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To spur job growth, towns Up North bet on trainsPrint

Thriving Communities | August 8, 2013 | By James Bruckbauer

 
Freight rail could boost small town economies.

Earlier this week the Traverse City Record-Eagle published a story about this region’s growing interest in freight rail and its potential to revitalize small town economies.

This region’s growing focus on rail comes at no surprise. Small towns and companies in this area must forecast unstable energy and transportation costs as they plan for future growth. And rail, when part of a network of transportation options, provides the long-term stability, security, and leverage that accountants like to see on spreadsheets in a time when it seems like the only constant is volatility. In 2009 alone, trains moved 33 percent of Michigan’s freight, and that number is expected to grow by almost 3% each year.

And even though we’re just outside the Toronto to St. Louis trade area, this region is well positioned to revive its rail connection to the rest of North America.

The Michigan Department of Transportation (MDOT) still owns the land along a rail line between the Traverse City region and Ann Arbor area, and leases the tracks to Great Lakes Central, who operates freight trains and even plans to someday run passenger trains between the Traverse City area and downstate.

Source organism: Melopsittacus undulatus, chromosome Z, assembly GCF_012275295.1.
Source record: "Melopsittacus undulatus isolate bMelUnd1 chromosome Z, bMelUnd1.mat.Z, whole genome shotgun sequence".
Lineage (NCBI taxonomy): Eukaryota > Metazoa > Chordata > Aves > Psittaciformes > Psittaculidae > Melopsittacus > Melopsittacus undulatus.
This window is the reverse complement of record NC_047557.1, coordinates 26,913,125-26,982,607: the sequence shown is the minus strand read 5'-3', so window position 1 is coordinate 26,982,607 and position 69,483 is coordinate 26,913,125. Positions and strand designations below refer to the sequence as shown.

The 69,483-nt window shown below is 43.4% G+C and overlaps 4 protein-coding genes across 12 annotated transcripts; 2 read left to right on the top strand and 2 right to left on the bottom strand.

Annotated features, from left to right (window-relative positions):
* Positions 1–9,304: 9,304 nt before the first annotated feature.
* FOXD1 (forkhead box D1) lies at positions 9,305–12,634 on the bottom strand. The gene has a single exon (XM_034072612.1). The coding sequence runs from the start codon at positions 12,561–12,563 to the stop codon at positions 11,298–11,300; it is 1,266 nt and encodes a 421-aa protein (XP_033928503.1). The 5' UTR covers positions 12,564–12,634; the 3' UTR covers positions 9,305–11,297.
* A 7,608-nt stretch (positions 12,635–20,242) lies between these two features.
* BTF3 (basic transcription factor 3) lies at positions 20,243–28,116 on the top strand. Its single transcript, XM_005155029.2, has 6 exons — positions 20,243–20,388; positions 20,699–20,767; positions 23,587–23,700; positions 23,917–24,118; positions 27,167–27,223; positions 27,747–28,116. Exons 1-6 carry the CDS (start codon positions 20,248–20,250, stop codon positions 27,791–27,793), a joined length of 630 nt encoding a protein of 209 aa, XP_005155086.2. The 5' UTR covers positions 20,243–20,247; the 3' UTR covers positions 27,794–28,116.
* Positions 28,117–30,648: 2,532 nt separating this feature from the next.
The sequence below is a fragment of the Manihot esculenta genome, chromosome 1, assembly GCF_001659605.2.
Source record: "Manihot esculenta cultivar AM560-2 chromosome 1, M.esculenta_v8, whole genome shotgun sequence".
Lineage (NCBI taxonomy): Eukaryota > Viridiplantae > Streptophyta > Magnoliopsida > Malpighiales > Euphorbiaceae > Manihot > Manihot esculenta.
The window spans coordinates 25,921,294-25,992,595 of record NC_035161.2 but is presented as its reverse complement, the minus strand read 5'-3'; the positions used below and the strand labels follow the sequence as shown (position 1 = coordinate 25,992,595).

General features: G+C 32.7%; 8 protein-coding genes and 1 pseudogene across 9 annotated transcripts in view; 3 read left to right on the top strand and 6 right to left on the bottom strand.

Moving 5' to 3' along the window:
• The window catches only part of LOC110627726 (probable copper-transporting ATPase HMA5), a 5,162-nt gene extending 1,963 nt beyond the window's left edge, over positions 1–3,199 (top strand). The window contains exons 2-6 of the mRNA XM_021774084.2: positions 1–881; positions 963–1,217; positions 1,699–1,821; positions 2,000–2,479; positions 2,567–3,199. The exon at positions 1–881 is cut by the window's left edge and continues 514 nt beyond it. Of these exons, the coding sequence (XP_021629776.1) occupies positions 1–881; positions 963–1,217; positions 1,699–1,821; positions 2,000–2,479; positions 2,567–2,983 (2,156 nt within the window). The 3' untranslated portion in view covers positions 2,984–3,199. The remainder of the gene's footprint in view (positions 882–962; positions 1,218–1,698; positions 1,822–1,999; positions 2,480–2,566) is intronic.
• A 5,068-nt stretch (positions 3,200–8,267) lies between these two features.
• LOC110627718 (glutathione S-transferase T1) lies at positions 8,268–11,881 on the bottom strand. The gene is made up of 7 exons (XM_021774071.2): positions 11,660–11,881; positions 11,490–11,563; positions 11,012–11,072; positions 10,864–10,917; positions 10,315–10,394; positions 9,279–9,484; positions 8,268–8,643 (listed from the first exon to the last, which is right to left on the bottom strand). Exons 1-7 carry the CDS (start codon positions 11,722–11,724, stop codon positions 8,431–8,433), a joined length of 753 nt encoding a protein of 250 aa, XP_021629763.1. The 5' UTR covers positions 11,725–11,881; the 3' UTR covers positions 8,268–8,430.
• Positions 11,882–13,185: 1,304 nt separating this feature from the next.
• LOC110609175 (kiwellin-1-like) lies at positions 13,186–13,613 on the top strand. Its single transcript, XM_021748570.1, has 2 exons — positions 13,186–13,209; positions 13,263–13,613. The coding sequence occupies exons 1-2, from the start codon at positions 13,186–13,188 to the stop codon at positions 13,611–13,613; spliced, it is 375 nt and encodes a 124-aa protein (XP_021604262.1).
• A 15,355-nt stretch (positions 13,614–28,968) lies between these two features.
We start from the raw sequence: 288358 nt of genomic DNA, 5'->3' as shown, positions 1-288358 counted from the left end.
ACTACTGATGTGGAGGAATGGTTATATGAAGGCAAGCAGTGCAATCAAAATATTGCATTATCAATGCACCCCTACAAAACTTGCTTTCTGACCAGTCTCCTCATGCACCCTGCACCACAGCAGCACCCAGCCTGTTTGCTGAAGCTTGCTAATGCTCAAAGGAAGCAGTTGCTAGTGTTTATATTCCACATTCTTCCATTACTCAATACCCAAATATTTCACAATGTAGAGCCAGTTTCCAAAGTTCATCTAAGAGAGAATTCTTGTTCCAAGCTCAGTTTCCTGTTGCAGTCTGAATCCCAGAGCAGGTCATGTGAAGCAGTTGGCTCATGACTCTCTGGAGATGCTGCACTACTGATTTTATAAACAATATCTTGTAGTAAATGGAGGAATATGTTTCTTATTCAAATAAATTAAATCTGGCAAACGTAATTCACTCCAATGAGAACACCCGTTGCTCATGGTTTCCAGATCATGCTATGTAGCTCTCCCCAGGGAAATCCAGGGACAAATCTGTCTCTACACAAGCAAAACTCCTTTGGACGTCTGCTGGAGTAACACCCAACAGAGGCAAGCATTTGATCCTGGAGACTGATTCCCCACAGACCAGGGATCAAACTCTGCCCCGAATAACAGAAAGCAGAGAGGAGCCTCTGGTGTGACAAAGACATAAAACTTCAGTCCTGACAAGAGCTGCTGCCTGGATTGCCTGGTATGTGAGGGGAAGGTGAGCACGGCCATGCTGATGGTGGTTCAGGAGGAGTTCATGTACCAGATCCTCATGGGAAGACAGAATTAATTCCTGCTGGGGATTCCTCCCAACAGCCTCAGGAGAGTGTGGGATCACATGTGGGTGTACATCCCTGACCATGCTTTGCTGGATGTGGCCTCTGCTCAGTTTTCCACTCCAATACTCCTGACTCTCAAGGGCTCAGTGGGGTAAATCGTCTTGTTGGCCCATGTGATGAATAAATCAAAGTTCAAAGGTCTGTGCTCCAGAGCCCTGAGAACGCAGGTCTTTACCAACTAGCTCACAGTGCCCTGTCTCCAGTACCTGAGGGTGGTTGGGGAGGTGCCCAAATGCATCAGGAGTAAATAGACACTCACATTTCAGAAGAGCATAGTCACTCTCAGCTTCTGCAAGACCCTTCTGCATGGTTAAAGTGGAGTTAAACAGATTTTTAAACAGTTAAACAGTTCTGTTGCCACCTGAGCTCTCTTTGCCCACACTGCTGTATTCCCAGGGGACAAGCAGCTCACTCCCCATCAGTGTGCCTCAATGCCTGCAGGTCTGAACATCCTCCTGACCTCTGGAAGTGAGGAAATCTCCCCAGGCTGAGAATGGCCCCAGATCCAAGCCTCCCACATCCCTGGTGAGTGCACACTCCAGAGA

In addition, Governor Snyder’s administration and MDOT Director Kirk Steudle have made freight and passenger rail one of the top transportation priorities in the state. In fact, state and federal officials have invested almost $700 million on rail improvements between Detroit and Chicago since 2008.

What’s more, Traverse City’s representative in Lansing, Rep. Wayne Schmidt (R-Traverse City), is one of the biggest proponents of rail. In 2010, the State Legislature passed a bill he introduced that allowed Michigan to accept a huge federal grant to bring track speeds between Detroit and Chicago up to 110 mph. Now, Schmidt is chair of the House Transportation and Infrastructure and continues to make sure this state continues to invest in passenger rail.

And finally, public support for rail continues to grow. During MDOT’s public outreach efforts in 2010, participants all over the state identified freight and passenger rail service to Traverse City and Petoskey as top priority. Many see rail as solution to traffic congestion on some of the state’s clogged highways. And Michigan's passenger rail lines continue to break ridership records.

MDOT will release the findings of its study on the economic potential for freight rail Up North in the coming months.

The opportunity to revive rail in this area is uniquely attractive.  All aboard!

Here’s the story from Sunday’s Record-Eagle.

James Bruckbauer is the Michigan Land Use Institute’s transportation policy specialist. Follow him on Twitter at @jimbruckb. Reach him at james@mlui.org.